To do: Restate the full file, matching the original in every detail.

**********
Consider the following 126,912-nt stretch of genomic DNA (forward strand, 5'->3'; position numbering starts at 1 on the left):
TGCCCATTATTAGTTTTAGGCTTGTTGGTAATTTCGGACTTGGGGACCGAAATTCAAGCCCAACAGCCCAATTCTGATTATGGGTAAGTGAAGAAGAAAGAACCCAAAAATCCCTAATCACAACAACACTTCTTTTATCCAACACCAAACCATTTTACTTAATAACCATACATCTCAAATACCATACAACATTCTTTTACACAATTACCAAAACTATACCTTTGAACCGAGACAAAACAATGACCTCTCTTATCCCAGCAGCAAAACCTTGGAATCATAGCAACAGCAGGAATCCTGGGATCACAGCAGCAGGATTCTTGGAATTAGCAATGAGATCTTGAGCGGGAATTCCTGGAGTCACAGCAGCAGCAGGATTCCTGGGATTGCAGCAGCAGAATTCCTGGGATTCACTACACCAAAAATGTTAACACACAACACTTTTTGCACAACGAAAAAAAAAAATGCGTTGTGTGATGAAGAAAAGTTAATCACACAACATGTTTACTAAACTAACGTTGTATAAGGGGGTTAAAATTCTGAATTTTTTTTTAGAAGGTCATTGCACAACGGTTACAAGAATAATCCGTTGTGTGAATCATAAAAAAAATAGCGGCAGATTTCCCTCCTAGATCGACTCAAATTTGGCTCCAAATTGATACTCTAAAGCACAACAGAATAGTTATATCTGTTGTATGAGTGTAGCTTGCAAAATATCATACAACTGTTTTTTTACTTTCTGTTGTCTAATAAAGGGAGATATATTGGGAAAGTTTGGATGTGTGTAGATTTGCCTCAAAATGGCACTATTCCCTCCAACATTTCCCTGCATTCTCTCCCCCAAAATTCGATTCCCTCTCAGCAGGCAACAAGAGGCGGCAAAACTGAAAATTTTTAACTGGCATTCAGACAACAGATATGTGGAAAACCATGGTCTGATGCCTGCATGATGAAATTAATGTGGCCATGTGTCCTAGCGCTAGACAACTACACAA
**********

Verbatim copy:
Consider the following 126,912-nt stretch of genomic DNA (forward strand, 5'->3'; position numbering starts at 1 on the left):
TGCCCATTATTAGTTTTAGGCTTGTTGGTAATTTCGGACTTGGGGACCGAAATTCAAGCCCAACAGCCCAATTCTGATTATGGGTAAGTGAAGAAGAAAGAACCCAAAAATCCCTAATCACAACAACACTTCTTTTATCCAACACCAAACCATTTTACTTAATAACCATACATCTCAAATACCATACAACATTCTTTTACACAATTACCAAAACTATACCTTTGAACCGAGACAAAACAATGACCTCTCTTATCCCAGCAGCAAAACCTTGGAATCATAGCAACAGCAGGAATCCTGGGATCACAGCAGCAGGATTCTTGGAATTAGCAATGAGATCTTGAGCGGGAATTCCTGGAGTCACAGCAGCAGCAGGATTCCTGGGATTGCAGCAGCAGAATTCCTGGGATTCACTACACCAAAAATGTTAACACACAACACTTTTTGCACAACGAAAAAAAAAAATGCGTTGTGTGATGAAGAAAAGTTAATCACACAACATGTTTACTAAACTAACGTTGTATAAGGGGGTTAAAATTCTGAATTTTTTTTTAGAAGGTCATTGCACAACGGTTACAAGAATAATCCGTTGTGTGAATCATAAAAAAAATAGCGGCAGATTTCCCTCCTAGATCGACTCAAATTTGGCTCCAAATTGATACTCTAAAGCACAACAGAATAGTTATATCTGTTGTATGAGTGTAGCTTGCAAAATATCATACAACTGTTTTTTTACTTTCTGTTGTCTAATAAAGGGAGATATATTGGGAAAGTTTGGATGTGTGTAGATTTGCCTCAAAATGGCACTATTCCCTCCAACATTTCCCTGCATTCTCTCCCCCAAAATTCGATTCCCTCTCAGCAGGCAACAAGAGGCGGCAAAACTGAAAATTTTTAACTGGCATTCAGACAACAGATATGTGGAAAACCATGGTCTGATGCCTGCATGATGAAATTAATGTGGCCATGTGTCCTAGCGCTAGACAACTACACAA